(1) I don’t know what might have preceded the attack. I had three people who witnessed it write me and I spoke with police. HMA is alleging there was some additional context, but I can’t verify that or if it was the same guy who did it (I don’t think they can either, but are suggesting it was). Even if so, no one gets to beat someone and that just further underlines the point that unplanned, unsupported shelters aren’t a solution.

      (2) HRM insisted that the building code be followed and there was a lot of discussion with the Church. The result of HRM’s insistence is shelters that are much safer, have heat, and power. A better shelter isn’t a bad thing and is part of what separates the Church’s efforts from HMA (the other being the church sites have other supports).

      (3) Pretending that there can be some kind of reasonable discussion to sort things out over twitter is disingenuous. From the second HMA launched they had decided that HRM was their enemy and proceeded in that fashion at every step of the way, even when overtures were made. If you’re looking for enemies, you will always find them, and that’s how HMA operates.

      • (1) I saw the hole in the shelter, Sam. Your refusal to investigate it before loudly proclaiming one side as fact shows your interests here.

        (2) No one’s saying a better shelter is a bad thing. But maybe, until HRM and Prov. supply proper housing, HRM should be listening to unhoused people. Like HMA does.

        (3) They didn’t say it should be done over Twitter, so your suggestion that’s what they meant is what’s disingenuous. They said they want things public. They’re not the same, and you know that.

        As far as who’s “looking for enemies” here, I remember back when the first two shelters went up. You had a nice article in the news about how great the first shelter was. But the minute you got a call about a second shelter, you went down, assumed there was no occupant, and then you and other councilors made wild claims online and in the news. So who’s being the enemy here?

        • *applause*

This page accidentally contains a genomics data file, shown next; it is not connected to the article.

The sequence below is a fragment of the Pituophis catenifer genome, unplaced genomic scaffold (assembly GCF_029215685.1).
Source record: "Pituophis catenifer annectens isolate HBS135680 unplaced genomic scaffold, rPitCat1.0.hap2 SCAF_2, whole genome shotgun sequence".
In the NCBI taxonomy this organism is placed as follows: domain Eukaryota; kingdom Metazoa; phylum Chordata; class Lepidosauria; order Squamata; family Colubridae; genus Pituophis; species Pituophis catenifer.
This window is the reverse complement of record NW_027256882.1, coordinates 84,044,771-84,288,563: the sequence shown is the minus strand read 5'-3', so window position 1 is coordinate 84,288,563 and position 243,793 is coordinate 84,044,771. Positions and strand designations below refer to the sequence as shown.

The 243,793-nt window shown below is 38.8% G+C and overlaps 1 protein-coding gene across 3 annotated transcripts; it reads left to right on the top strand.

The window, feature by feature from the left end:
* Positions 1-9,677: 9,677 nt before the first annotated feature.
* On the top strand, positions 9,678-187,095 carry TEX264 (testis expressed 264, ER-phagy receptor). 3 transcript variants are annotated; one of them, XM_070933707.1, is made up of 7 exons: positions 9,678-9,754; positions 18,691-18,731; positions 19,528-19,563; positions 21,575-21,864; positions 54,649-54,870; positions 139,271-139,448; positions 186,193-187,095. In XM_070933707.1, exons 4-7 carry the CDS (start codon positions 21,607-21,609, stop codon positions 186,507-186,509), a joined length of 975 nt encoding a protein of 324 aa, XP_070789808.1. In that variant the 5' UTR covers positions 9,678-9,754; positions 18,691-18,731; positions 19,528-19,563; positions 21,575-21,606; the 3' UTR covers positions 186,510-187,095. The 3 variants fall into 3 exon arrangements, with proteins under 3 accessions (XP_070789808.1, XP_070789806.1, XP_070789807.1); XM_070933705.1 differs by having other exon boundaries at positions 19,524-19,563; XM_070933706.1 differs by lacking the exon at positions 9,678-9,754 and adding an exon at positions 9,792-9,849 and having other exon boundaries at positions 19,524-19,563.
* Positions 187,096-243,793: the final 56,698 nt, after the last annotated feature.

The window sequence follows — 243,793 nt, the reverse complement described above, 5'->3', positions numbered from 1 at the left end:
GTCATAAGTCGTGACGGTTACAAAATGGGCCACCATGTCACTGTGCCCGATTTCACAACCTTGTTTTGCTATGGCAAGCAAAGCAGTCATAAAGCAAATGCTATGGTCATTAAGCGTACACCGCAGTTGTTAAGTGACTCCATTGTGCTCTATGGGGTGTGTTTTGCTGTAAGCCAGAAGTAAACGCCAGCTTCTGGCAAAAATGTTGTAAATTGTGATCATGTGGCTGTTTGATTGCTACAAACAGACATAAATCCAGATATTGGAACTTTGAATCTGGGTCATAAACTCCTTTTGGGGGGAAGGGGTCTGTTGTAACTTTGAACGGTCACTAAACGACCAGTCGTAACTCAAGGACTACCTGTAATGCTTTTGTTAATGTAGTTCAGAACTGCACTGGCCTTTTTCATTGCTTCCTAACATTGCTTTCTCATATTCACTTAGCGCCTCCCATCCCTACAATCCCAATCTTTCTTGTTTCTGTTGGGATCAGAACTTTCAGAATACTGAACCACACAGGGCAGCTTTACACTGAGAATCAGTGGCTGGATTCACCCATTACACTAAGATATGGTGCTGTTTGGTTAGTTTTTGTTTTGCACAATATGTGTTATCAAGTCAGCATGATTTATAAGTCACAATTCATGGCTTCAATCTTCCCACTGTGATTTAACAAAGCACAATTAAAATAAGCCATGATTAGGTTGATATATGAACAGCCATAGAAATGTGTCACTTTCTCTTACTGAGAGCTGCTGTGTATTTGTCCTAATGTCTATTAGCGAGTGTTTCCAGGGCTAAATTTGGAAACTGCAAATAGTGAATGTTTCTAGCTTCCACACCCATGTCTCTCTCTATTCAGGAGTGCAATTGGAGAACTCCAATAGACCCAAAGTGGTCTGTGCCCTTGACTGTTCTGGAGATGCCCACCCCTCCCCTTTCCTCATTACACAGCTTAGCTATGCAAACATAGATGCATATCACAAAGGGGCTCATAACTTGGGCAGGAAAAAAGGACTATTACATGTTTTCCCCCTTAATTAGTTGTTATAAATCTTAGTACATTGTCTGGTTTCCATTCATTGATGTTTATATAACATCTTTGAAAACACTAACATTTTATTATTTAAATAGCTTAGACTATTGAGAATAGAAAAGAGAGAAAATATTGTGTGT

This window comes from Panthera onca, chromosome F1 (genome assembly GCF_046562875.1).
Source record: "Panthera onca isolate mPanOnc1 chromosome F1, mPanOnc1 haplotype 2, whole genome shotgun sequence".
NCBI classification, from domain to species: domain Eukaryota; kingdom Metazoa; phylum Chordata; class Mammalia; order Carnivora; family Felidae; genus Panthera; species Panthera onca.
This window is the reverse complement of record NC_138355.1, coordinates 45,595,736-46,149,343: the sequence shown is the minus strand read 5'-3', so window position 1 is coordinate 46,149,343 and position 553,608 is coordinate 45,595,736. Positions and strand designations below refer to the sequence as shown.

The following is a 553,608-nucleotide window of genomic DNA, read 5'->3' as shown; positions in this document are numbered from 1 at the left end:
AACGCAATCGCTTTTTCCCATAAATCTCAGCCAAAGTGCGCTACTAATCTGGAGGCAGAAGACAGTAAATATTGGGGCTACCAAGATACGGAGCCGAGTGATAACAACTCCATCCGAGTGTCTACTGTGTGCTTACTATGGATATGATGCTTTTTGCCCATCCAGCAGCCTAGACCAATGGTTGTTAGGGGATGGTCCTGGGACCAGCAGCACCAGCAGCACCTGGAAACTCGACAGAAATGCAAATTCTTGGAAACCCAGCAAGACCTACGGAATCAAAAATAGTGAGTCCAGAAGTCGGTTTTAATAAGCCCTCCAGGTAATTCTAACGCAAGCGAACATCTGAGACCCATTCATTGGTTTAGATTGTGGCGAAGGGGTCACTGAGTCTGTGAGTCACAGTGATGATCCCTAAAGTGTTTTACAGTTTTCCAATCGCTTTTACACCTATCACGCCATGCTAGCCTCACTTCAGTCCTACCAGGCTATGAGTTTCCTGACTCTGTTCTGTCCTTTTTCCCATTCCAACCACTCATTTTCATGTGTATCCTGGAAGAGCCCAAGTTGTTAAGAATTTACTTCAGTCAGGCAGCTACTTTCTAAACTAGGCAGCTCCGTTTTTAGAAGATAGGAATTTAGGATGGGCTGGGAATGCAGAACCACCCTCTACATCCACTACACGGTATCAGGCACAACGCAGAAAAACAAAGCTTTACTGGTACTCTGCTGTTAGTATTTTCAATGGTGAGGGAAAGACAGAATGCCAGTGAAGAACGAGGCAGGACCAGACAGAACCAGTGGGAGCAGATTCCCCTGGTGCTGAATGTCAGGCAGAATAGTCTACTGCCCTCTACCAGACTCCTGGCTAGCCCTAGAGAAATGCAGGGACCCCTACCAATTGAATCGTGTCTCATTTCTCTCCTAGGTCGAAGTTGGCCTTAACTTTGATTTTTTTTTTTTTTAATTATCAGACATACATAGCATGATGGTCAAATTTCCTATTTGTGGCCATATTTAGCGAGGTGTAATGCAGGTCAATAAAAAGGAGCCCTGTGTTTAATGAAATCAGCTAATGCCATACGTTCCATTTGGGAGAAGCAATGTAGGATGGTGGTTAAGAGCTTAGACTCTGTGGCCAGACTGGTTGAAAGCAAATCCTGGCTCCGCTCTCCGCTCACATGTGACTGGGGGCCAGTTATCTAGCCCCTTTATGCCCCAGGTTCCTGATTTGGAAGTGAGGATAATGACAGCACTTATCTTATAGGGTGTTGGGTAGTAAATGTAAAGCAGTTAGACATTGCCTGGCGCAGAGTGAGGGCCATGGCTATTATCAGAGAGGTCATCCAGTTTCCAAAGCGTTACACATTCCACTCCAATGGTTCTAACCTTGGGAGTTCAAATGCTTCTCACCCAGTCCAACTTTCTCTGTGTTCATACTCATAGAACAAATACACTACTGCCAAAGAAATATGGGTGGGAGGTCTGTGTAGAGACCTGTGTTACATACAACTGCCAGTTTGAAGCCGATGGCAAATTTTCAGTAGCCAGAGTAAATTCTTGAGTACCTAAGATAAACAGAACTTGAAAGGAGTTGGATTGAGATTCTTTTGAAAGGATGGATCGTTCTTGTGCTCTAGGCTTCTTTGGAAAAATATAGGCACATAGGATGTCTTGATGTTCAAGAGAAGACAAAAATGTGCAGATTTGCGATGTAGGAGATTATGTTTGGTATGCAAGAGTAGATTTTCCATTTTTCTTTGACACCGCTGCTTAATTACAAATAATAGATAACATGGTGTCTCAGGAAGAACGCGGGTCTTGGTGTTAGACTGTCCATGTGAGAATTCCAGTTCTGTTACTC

Sam, HMA stepped up when you utterly failed. Criticizing people who are volunteering their own time and resources to help others is disgusting coming from someone who actually has the power and funds to help properly.

          If HMA’s solutions aren’t good enough for HRM, then HRM needs to DO BETTER. I challenge you to show us the right way to run and operate shelters by DOING IT. “Discussing” and “debating” endlessly doesn’t house anyone sleeping outside tonight.

  9. Sam, HMA has only one goal that I can tell, and that is making sure people have somewhere to sleep at night with a door that locks and a roof over their head. And they have delivered on that, which is more than we can say for you. They have never once tried to make an enemy if the city, despite your efforts to vilify them. You keep repeating the same talking points, but at the end of the day, you aren’t proposing any solutions for where unhoused people will sleep TONIGHT. Please, put down the script from the CAO, and spend some time cultivating compassion for people who have literally nothing. This goes for everyone else in the comments too. I get that “it’s an eyesore” or “property values” are of concern to you, but please try to tap into your human empathy and realize that people without homes are just that, PEOPLE. They need somewhere safe to lay down their head, and they need it NOW. Not tomorrow, not six months from now. TODAY.

    • These problems didn’t develop overnight and half baked attempts to solve them overnight lead to incidents like this one.
      HMA may have a noble goal, but that does not place their every action beyond question.
      HMA chose to put that shelter in an extremely prominent spot to provoke a reaction.
      Unfortunately it wasn’t the reaction they were hoping for.
      Well, that’s what happens when you lack the empathy for people other than the individual’s whose cause you champion and fail to understand that this involves many people with various interests.
      Yeah, everyone wants results right NOW, but if you don’t take the time to think through how to solve complex issues it’s going to blow up in your face.